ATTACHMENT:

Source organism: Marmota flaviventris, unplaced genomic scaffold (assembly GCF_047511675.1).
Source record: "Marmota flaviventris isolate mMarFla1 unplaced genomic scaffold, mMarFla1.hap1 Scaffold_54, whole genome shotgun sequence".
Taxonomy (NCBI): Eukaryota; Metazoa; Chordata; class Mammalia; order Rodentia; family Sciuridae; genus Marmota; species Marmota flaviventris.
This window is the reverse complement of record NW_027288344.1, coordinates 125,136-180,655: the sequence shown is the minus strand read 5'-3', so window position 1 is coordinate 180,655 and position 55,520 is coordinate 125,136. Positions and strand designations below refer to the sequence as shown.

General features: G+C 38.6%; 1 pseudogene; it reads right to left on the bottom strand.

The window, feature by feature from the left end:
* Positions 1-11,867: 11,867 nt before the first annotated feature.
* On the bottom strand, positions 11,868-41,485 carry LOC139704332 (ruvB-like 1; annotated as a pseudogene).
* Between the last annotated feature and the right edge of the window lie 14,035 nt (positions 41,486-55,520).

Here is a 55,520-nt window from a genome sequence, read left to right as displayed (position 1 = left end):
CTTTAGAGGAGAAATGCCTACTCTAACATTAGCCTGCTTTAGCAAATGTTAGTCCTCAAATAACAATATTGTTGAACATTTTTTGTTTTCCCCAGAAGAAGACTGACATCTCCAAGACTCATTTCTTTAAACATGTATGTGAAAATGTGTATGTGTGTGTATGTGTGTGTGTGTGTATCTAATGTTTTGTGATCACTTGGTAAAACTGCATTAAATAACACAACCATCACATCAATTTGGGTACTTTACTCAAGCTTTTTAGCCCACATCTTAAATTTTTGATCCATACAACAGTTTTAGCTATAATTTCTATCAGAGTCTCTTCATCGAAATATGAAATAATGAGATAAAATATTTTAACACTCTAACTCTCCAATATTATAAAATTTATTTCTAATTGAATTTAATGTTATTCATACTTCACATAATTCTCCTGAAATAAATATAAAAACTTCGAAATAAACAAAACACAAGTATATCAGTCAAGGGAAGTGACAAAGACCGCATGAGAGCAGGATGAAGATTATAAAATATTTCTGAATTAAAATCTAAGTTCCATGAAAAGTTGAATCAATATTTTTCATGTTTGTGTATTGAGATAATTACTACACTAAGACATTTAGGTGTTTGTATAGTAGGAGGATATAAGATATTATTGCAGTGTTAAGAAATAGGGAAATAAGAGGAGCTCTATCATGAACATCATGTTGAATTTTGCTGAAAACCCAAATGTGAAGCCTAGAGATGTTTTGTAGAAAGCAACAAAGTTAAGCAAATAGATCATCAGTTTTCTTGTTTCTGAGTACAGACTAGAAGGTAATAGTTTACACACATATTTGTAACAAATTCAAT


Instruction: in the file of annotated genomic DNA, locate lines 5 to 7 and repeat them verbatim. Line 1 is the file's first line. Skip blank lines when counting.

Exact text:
General features: G+C 38.6%; 1 pseudogene; it reads right to left on the bottom strand.

The window, feature by feature from the left end:
* Positions 1-11,867: 11,867 nt before the first annotated feature.